When did Rob rejoin as there were numerous teaser hints on the Impellitteri website for a few months prior to the official announcement, why were fans kept in the dark for so long?
Rob was on board pretty much from the beginning. But, we did not want to release that to the press until we knew we could make a strong record. That’s the only reason we kept it a secret.

Musically the new album is arguably the heaviest of the band’s career. Previous albums have all had their moments (Crunch and System X in particular) yet nothing quite like this, what led to the more vicious slant?
In honestly it’s a return to our very first album ( The Black Impellitteri EP) …But, with a big production. We were always an aggressive metal band, but I often experimented with melodic structures and different styles of music depending on the target audience. “Wicked Maiden” is an original Impellitteri record, I’d say. It’s pure and honest. We are not copying anyone, and we are not chasing any trends. We are simply playing music we love. So, I guess we are a much heavier band than some people think?

Sonically speaking the album is massive, obviously great care and attention has been taken towards this side, but what were you looking for sonically from this album that was different to previous albums?
I wanted the guitar and drums to really stand out on this record. I worked really hard to create a unique guitar tone, and let the engineer, Greg Reely work on creating an amazing drum sound. I think “Wicked Maiden” definitely sounds original. I can tell you, the record cost a fortune to make, so there should be no one out there comparing this with low budget records others may have made…This album cost more money than some homes are valued at!”

You have said on your official website that this was a more collective team effort, in what sense and what benefits do you feel this has brought to ‘Wicked Maiden’?
The band worked as a team when recording the record, definitely. Each member created equally…, and, I think we had valuable input from each musician equally… Two heads are better than one, basically explains the answer to that question.

There is also a live performance video for ‘Last Of A Dying Breed’, what led to this track being chosen and where was the video shot?
That’s right…We shot the video in Los Angeles, California at SIR Studio with John Logsdon who’s directed Def Leppard amongst others…. We thought this song had a strong riff, good production, etc… and many people had expressed their liking for the tune….We also shot a music video for the song “Wicked Maiden”, but we’ve not yet release it!!

Who played keyboards on the album as I can’t seem to find that information anywhere?
I played the keyboards on the record.

The band profile seems to have exploded for this album – reviews, interviews and also much to my delight some European festival appearances lined up. I am guessing you must be pretty pleased with what Metal Heaven are doing so far?
Yes, I like this label. They seem to have passion. I’m the one responsible for getting the band on the festival – Sweden Rocks, but the label is doing a great job of getting the media involved with us.

I cannot remember any European dates since I became a fan in the early 1990’s, is this something you have been trying to do before and if so what ultimately stopped it?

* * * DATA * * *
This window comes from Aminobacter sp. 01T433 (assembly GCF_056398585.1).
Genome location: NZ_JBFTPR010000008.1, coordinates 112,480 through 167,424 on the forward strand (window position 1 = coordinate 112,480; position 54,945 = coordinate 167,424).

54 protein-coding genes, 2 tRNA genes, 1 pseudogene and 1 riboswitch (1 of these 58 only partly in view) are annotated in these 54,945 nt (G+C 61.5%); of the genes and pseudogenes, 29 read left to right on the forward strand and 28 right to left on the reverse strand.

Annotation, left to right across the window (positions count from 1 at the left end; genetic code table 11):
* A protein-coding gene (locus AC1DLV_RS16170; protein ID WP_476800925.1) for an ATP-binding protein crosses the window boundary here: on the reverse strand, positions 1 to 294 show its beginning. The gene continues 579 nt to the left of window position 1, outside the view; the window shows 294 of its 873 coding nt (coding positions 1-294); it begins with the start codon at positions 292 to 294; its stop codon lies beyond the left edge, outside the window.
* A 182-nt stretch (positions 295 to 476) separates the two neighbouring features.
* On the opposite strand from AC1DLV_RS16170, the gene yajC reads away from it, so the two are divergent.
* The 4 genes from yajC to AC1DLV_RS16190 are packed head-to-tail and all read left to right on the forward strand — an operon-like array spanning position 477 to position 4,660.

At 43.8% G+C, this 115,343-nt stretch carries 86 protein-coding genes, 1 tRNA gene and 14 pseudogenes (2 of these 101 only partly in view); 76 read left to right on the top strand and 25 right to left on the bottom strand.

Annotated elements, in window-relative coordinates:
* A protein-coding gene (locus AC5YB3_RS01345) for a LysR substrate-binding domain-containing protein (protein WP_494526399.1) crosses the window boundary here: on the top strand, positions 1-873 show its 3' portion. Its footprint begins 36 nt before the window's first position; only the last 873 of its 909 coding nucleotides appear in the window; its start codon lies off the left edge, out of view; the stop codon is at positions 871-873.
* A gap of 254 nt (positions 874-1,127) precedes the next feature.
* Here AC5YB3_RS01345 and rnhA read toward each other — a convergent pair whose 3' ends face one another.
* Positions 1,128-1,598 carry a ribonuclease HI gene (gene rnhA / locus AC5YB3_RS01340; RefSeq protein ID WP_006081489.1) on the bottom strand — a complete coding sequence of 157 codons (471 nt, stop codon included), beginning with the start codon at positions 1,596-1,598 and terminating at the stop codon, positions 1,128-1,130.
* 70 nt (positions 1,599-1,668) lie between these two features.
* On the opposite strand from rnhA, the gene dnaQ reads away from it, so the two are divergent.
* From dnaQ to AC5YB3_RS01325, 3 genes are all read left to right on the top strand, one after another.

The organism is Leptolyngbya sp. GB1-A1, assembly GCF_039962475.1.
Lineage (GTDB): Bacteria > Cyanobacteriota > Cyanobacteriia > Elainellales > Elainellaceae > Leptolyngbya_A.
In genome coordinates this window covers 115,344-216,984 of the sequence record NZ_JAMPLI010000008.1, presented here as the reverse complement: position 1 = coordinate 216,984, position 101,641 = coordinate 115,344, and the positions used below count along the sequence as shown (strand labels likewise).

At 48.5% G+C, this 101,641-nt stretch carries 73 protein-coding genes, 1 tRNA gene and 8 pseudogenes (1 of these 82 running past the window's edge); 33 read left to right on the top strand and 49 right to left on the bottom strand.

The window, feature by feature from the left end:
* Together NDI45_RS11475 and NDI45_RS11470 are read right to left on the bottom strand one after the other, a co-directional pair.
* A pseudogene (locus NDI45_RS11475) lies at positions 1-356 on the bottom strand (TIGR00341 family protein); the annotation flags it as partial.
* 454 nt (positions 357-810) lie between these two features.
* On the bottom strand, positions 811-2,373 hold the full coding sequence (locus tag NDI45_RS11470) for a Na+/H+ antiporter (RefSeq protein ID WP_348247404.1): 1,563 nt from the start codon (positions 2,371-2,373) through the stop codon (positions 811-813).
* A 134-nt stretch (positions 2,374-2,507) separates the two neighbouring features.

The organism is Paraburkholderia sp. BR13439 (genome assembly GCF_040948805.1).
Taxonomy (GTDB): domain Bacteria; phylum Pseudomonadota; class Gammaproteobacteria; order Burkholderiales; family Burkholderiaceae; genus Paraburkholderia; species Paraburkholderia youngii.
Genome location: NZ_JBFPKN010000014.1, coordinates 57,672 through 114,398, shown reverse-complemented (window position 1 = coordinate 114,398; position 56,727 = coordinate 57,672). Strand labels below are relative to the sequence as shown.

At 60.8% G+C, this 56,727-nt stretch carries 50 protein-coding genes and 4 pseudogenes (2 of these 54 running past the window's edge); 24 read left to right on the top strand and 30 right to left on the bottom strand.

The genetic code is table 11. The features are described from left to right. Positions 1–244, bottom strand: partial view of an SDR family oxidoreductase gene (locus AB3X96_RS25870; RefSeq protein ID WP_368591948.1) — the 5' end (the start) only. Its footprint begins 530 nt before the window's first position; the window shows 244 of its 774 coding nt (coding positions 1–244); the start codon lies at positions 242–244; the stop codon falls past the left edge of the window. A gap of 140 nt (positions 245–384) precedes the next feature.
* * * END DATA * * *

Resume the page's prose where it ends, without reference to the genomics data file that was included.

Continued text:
I had been invited to play Wacken years ago, but I’d declined. Impellitteri were very popular in Japan, and the US., so we played mainly in those territories for years…. But, now it is time to hit Europe.

What can fans expect from the live shows?
Well, we will play all of the classic songs as well as many of the songs from “Wicked Maiden”…Ultimately, we are a fun, metal band!! So our live performances should excite you, and hopefully inspire the audience as well. I promise you, it will be something very special!

Guitar wise, you have got a new endorsement with Dean Guitars. How did that come about as I had you down as a die hard Strat user? What will the forthcoming signature model guitar feature?
OK. The owner of Dean Guitars asked me if I would like to have a Chris Impellitteri signature model. And, after playing some of their guitars I agreed. My model will be a modified Stratocaster. It will be based on an early 1970’s Stratocaster, but with a flatter fingerboard for low action (fast playability) and a humbucking pickup in the bridge, with a single coil in the neck. It will be the ultimate shred guitar, actually!! The paint job will be White, with a really cool thick, black Spider Web.

Was there anything different you did recording you guitar this time as it sounds more potent than ever?
Yes actually! I used 3 amplifiers when recording this time. A Diezel VH4, Engl Powerball, and a Marshall JMP-1. The speaker cabinets were Engl, stocked with 30 watt Celestion speakers.

Finally, what can we expect from here on in from Impellitteri?
More “Wicked Maiden” records!!

Chris, many thanks for your time and we wish you all the success ‘Wicked Maiden’ deserves. Any parting messages for our readers?
Thank you for supporting us, I truly appreciate it. I hope you get a chance to listen to the new record “Wicked Maiden” and hope everyone can check out our new myspace page and fanclub website.


11th October 2010
About The Interview
Mistheria is one of the most critically acclaimed keyboardists in metal.  Having worked with the likes of Bruce Dickinson and Rob Rock, the Italian is now back after a 6 year gap between solo albums with his second effort “Dragon Fire”.  We talk candidly with the keyboardist about the album.